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Published 13th June 2014

Vol 55 No 12


Nigeria

Jonathan faces the north

Global Summit to End Sexual Violence in Conflict, London Ministerial meeting on security in Northern Nigeria, 12 June 2014
Global Summit to End Sexual Violence in Conflict, London Ministerial meeting on security in Northern Nigeria, 12 June 2014

Pic: Foreign and Commonwealth Office

After two months in the global spotlight, the insurgency in northern Nigeria is fast turning into a national political crisis

The deepening security crisis in northern Nigeria and along the borders with Cameroon and Niger has galvanised more attention internationally than in Abuja. This week, it was Britain's turn to hold a security conference on northern Nigeria. It invited an impressive group of diplomats and security experts. Many also attended the Global Summit to End Sexual Violence in Conflict, hosted by Foreign Secretary William Hague and Angelina Jolie, a Special Envoy of the United Nations High Commissioner for Refugees.

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BLUE LINES
THE INSIDE VIEW

It’s official: it started with a pain in the neck at the National Executive Committee meeting of the African National Congress. That is Jacob Zuma’s neck and the pain was severe enough for his fellow NEC members to send him to hospital. ANC Secretary General Gwede Mantashe insists that President Zuma was merely tired and will deliver the state of the nation address on 17 June. By then,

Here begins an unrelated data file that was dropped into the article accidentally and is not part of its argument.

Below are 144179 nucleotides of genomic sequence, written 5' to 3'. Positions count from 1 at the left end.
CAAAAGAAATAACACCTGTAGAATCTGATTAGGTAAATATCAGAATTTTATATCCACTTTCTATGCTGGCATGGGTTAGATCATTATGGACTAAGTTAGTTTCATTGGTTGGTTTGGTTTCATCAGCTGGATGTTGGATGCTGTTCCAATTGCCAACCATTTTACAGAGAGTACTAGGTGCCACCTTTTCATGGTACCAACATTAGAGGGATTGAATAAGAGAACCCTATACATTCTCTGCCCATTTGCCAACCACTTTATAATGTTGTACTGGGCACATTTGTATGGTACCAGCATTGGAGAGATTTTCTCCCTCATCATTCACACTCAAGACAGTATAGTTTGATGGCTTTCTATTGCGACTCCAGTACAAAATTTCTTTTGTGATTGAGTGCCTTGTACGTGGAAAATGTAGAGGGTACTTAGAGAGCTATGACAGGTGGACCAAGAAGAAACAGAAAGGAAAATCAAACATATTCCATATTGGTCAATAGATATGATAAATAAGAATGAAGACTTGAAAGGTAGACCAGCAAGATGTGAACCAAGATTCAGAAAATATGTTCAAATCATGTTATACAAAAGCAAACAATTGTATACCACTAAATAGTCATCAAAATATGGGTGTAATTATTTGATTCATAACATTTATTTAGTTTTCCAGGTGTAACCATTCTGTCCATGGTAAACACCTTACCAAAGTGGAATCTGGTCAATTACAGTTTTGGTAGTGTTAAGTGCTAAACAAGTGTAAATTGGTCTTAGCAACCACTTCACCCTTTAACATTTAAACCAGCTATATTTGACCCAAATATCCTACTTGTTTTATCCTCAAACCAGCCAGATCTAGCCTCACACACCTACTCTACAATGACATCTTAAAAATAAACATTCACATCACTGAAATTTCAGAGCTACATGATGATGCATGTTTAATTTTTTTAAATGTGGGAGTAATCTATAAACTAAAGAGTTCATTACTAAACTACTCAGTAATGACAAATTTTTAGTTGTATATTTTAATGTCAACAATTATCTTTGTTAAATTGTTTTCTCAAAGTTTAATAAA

It’s official: it started with a pain in the neck at the National Executive Committee meeting of the African National Congress. That is Jacob Zuma’s neck and the pain was severe enough for his fellow NEC members to send him to hospital. ANC Secretary General Gwede Mantashe insists that President Zuma was merely tired and will deliver the state of the nation address on 17 June. By then, Cyril Ramaphosa will have chalked up some appearances on Zuma’s behalf. This week he chaired the cabinet lekgotla (big meeting) which is meant to map out the government’s plans.

Ramaphosa will also be leader of government business in Parliament and we hear he will chair the National Planning Commission after the departure of Trevor Manuel. With Zuma resting up before he faces renewed questioning over state spending on his Nkandla homestead and the latest probe into the US$6 billion arms deal, this looks strikingly like power seeping across to Deputy Ramaphosa. If so, it will be a tough initiation, even for this veteran union leader. Although there was meant to be consensus about the pro-market policies in the National Development Plan, companies were puzzled to hear the ANC announce last week that its election victory was a mandate for radical economic transformation. That sounds scary to business, especially when growth is slowing and the platinum mine workers are still striking. Comrade Cyril can expect more calls from his old friends in the corporate world.

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